Oh but things are coming along in the second storey. We now not only have banished all knob and tube, completed the plumbing rough in, reinforced the half storey joists, framed out the new walls, installed the rough opening for our arch way, installed the new sub floor and installed drywall. We (and by "we" I totally mean the most excellent crew from Stubb's Construction and not actually myself in any way shape or form) have also now completed mudding and taping (and sanding and clean up!). Next we (and now I really do mean me and Kurt) will be putting the first coat of Benjamin Moore's Aura paint up on the walls. This way, they'll be able to see if there are any inperfections on the skim coat or new drywall that need to be addressed. The second coat will be done after the flooring goes in as laying the hardwood and tile will likely result in a few dings so there's no point making it perfect just yet. And after that, our closets get installed and it is on to flooring. I have to admit, I'm dying to see how the millwork on the closets have turned out.
In other news... The contractor we hired last year to repour our basement floor and refinish the basement (Garth Daku) may have created a serious structural issue to our house. He had been contracted to create two rough opening for windows in our basement. According to the gentleman who owns Allied Masonry, the two holes created in the foundation for the windows were done so poorly he's surprised the side of our house did not give way. The one side of our house is currently being supported by our floor joists. I'm absolutely sick about what could have been. Thank goodness Allied Masonry has fit us in and are putting in steel lintels and other supports right now and the windows are being installed shortly after. With the foundation comprimised, it's possible our house would not have survived the thawing of the ground and the shifting this causes in Regina's soil gumbo. When the lovely gentleman from Allied Masonry is done, our home's foundation should be exceedingly stable once more. And we'll have great natural light in our basement and the space will be ready for development sometime in the future.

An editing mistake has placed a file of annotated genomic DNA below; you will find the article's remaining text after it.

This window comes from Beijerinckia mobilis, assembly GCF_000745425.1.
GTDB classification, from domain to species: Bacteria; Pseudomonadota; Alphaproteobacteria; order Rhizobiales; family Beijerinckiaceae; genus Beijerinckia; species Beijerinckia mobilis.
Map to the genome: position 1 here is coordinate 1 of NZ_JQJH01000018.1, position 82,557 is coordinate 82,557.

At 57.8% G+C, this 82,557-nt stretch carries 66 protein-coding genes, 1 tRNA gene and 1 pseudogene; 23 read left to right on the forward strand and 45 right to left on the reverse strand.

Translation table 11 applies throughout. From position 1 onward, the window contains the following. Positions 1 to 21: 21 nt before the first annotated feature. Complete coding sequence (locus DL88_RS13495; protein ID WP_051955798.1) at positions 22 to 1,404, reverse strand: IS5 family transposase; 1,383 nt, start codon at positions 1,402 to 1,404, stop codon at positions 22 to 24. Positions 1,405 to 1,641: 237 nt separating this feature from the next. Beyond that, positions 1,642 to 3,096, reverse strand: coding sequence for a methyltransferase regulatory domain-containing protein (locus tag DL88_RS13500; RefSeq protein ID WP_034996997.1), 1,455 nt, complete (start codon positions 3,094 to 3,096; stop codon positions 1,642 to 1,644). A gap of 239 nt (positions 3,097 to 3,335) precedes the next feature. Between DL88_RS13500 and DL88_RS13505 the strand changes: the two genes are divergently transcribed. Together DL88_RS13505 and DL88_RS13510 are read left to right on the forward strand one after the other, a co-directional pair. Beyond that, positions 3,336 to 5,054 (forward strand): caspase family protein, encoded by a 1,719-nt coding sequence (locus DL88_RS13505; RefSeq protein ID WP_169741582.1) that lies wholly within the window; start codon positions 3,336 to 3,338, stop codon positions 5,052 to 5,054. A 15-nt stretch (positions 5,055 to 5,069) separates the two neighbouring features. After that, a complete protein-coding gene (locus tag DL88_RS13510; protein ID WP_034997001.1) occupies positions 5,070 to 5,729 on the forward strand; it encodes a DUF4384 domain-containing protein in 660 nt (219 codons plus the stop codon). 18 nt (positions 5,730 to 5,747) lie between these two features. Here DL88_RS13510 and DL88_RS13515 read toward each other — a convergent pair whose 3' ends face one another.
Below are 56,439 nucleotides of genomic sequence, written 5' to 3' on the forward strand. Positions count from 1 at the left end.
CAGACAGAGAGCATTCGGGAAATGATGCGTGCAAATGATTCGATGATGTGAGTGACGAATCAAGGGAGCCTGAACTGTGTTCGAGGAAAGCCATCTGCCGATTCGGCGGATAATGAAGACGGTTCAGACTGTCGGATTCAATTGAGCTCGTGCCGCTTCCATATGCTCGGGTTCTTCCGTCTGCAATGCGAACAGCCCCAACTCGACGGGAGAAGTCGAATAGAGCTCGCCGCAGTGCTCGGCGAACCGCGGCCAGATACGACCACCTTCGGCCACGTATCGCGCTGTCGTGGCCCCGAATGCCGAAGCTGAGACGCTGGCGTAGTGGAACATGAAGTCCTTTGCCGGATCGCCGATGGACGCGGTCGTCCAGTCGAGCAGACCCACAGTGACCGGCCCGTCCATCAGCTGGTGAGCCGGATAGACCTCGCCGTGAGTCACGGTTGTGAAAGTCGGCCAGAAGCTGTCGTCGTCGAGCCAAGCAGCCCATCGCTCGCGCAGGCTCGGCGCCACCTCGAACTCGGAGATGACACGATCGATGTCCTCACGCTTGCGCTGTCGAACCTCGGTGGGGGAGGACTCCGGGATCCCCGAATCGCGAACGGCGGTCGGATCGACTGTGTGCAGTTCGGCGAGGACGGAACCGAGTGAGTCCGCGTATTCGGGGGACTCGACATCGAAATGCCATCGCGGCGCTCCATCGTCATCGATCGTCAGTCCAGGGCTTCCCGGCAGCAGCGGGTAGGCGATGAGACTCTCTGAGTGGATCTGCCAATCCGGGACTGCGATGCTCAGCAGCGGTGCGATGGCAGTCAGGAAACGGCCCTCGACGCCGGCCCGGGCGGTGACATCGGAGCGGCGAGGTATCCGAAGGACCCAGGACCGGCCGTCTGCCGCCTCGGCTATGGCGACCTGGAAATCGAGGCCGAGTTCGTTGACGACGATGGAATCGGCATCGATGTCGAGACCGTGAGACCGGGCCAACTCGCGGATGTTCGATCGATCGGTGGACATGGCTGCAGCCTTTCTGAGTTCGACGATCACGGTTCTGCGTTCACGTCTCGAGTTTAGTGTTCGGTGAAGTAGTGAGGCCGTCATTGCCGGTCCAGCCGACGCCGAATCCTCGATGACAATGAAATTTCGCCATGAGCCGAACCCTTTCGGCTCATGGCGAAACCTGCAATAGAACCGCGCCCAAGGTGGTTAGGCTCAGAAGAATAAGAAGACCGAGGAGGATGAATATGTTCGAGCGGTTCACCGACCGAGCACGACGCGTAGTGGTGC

I used to think that we were unlucky with finding contractors. Now, I'm thinking that we were more than lucky. Considering how utterly catastrophic the damage could have been, a derelicte chic front porch and trashed front and back yards is pretty minimal. Also, Stubbs Construction and Allied Masonry are reaffirirming our faith in contractors. Take home message: Do your homework before hiring anyone. And just when you think you've checked out someone enough, check them out some more. You can never be too careful who you hire.